Dexamethasone

From Wikipedia, the free encyclopedia - View original article

Dexamethasone
Systematic (IUPAC) name
(8S,9R,10S,11S,13S,14S,16R,17R)-9- Fluoro-11,17-dihydroxy-17-(2-hydroxyacetyl)-10,13,16-trimethyl-6,7,8,9,10,11,12,13,14,15,16,17- dodecahydro-3H-cyclopenta[a]phenanthren-3-one
Clinical data
AHFS/Drugs.commonograph
MedlinePlusa682792
Pregnancy cat.A (AU) C (US)
Legal statusPrescription Only (S4) (AU) -only (CA) POM (UK) -only (US)
RoutesOral, IV, IM, SC andIO
Pharmacokinetic data
Bioavailability80-90%
Protein binding77%
Metabolismhepatic
Half-life190 minutes
ExcretionUrine (65%)
Identifiers
CAS number50-02-2 YesY
ATC codeA01AC02 C05AA09, D07AB19, D10AA03, H02AB02, R01AD03, S01BA01,S02BA06, S03BA01
PubChemCID 5743
DrugBankDB01234
ChemSpider5541 YesY
UNII7S5I7G3JQL YesY
KEGGD00292 YesY
ChEBICHEBI:41879 YesY
ChEMBLCHEMBL384467 YesY
Chemical data
FormulaC22H29FO5 
Mol. mass392.461 g/mol
 N (what is this?)  (verify)
 
  (Redirected from Decadron)
Jump to: navigation, search
Dexamethasone
Systematic (IUPAC) name
(8S,9R,10S,11S,13S,14S,16R,17R)-9- Fluoro-11,17-dihydroxy-17-(2-hydroxyacetyl)-10,13,16-trimethyl-6,7,8,9,10,11,12,13,14,15,16,17- dodecahydro-3H-cyclopenta[a]phenanthren-3-one
Clinical data
AHFS/Drugs.commonograph
MedlinePlusa682792
Pregnancy cat.A (AU) C (US)
Legal statusPrescription Only (S4) (AU) -only (CA) POM (UK) -only (US)
RoutesOral, IV, IM, SC andIO
Pharmacokinetic data
Bioavailability80-90%
Protein binding77%
Metabolismhepatic
Half-life190 minutes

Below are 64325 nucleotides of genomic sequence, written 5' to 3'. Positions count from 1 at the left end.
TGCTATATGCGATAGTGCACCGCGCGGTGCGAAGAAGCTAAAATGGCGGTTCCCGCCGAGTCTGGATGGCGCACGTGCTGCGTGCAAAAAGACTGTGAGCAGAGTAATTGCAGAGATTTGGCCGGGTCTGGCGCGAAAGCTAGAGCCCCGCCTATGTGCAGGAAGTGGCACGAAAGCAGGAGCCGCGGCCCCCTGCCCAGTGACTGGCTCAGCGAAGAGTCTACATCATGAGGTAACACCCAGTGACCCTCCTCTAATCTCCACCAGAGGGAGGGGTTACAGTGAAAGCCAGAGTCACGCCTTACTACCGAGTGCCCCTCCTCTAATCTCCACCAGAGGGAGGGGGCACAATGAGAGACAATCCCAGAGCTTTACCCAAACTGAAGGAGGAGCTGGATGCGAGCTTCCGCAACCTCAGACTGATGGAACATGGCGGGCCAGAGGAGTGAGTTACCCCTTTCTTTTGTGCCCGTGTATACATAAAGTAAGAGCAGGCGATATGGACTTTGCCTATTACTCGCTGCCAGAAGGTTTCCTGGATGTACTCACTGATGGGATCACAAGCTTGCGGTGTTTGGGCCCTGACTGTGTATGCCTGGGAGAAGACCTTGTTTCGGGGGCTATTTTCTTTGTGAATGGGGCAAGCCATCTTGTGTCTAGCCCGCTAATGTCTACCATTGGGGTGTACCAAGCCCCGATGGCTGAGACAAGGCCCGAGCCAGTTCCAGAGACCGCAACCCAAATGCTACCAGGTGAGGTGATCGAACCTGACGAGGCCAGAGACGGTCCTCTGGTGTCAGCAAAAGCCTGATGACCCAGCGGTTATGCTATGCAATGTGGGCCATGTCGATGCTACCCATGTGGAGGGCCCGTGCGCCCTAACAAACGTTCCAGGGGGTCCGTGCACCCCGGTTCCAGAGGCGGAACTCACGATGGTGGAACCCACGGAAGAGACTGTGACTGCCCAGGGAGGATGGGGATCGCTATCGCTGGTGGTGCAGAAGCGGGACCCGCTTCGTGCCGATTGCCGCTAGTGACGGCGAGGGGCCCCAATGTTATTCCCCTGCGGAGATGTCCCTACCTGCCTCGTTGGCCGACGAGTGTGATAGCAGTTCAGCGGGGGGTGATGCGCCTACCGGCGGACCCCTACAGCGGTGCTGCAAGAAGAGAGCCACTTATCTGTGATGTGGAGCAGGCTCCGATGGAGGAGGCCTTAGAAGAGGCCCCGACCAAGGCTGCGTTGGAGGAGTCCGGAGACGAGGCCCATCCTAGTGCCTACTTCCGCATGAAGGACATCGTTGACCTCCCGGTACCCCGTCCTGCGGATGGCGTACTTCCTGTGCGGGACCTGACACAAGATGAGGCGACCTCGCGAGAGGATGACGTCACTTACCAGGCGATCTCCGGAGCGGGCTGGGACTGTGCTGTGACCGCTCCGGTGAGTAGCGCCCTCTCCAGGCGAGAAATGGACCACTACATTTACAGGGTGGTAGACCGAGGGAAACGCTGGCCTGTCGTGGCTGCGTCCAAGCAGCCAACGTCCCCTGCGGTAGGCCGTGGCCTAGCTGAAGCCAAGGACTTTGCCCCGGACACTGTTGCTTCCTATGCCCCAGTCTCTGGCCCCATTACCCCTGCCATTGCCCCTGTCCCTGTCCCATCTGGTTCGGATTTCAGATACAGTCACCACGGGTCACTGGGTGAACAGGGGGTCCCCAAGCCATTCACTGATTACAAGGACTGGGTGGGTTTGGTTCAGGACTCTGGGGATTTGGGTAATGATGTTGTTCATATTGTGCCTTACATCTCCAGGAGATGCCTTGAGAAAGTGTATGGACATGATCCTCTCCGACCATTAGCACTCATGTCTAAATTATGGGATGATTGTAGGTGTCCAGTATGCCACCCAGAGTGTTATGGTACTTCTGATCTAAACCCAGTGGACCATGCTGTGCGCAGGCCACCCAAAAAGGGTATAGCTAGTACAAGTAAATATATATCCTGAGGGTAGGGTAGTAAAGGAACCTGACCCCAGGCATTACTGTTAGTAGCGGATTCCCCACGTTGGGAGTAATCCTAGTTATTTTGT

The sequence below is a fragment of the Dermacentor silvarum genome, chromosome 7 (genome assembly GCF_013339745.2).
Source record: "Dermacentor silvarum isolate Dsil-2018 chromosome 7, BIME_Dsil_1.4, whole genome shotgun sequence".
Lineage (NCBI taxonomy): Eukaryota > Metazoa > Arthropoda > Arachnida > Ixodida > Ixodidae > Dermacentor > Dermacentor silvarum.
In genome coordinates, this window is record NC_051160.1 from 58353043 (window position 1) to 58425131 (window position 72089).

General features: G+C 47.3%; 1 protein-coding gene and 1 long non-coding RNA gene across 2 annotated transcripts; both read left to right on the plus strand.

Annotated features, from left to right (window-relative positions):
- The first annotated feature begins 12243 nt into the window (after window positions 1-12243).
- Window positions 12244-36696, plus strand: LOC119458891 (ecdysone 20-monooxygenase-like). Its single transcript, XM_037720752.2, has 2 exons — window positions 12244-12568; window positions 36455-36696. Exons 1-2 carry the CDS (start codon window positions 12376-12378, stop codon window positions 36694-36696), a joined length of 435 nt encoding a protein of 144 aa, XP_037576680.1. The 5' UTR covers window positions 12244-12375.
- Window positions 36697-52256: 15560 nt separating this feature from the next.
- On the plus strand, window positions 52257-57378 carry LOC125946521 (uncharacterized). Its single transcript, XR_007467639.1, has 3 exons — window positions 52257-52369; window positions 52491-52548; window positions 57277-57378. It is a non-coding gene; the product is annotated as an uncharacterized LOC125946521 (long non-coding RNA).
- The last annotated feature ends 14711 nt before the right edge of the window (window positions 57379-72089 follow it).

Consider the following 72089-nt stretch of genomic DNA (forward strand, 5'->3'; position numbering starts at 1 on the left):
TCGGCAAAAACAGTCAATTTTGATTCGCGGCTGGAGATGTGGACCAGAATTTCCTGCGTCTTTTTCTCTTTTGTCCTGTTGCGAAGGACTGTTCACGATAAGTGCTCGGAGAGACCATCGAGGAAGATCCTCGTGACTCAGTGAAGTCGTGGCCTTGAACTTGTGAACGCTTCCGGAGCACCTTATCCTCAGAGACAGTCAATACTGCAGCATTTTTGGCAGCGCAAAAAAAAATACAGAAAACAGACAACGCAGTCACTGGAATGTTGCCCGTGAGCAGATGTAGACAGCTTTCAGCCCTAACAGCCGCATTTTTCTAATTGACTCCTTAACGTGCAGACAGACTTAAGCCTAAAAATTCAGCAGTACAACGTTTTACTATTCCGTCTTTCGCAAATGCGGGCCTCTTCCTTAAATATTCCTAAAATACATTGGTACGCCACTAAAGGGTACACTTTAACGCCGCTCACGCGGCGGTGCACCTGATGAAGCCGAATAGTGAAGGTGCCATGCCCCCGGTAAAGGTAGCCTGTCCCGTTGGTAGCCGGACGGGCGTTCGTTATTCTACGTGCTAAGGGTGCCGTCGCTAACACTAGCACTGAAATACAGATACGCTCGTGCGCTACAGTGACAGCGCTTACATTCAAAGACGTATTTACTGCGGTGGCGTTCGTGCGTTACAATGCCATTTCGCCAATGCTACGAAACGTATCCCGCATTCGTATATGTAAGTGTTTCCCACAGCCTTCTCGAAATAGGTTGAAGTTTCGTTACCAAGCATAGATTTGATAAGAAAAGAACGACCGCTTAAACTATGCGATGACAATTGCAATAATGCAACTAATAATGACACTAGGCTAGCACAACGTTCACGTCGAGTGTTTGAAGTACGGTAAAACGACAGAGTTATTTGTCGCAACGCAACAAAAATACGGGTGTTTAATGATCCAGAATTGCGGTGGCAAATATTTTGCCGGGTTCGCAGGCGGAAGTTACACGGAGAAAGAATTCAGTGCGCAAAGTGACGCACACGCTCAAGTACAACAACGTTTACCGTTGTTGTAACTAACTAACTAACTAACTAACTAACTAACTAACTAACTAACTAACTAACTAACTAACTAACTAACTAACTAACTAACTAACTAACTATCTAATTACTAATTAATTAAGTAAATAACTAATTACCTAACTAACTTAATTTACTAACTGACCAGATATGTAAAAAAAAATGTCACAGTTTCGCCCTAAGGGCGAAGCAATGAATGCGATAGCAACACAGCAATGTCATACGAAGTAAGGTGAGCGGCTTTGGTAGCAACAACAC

ExcretionUrine (65%)
Identifiers
CAS number50-02-2 YesY
ATC codeA01AC02 C05AA09, D07AB19, D10AA03, H02AB02, R01AD03, S01BA01,S02BA06, S03BA01
PubChemCID 5743
DrugBankDB01234
ChemSpider5541 YesY
UNII7S5I7G3JQL YesY
KEGGD00292 YesY
ChEBICHEBI:41879 YesY
ChEMBLCHEMBL384467 YesY
Chemical data
FormulaC22H29FO5 
Mol. mass392.461 g/mol
 N (what is this?)  (verify)

Dexamethasone is a potent synthetic member of the glucocorticoid class of steroid drugs that has anti-inflammatory and immunosuppressant effects. It is 25 times more potent than cortisol in its glucocorticoid effect, while having minimal mineralocorticoid effect.

Therapeutic use[edit]

Anti-inflammatory[edit]

Dexamethasone is used to treat many inflammatory and autoimmune conditions, such as rheumatoid arthritis and bronchospasm.[1] Idiopathic thrombocytopenic purpura, decreased numbers of platelets due to an immune problem, responds to 40 mg daily for four days; it may be administered in 14-day cycles. It is unclear whether dexamethasone in this condition is significantly better than other glucocorticoids.[2]

It is also given in small amounts[3] before and/or after some forms of dental surgery, such as the extraction of the wisdom teeth, an operation which often leaves the patient with puffy, swollen cheeks.

It is injected into the heel when treating plantar fasciitis, sometimes in conjunction with triamcinolone acetonide.

It is useful to counteract allergic anaphylactic shock, if given in high doses.

It is present in certain eye drops – particularly after eye surgery– and as a nasal spray (trade nameDexacort), and certain ear drops (Sofradex, when combined with an antibiotic and an antifungal).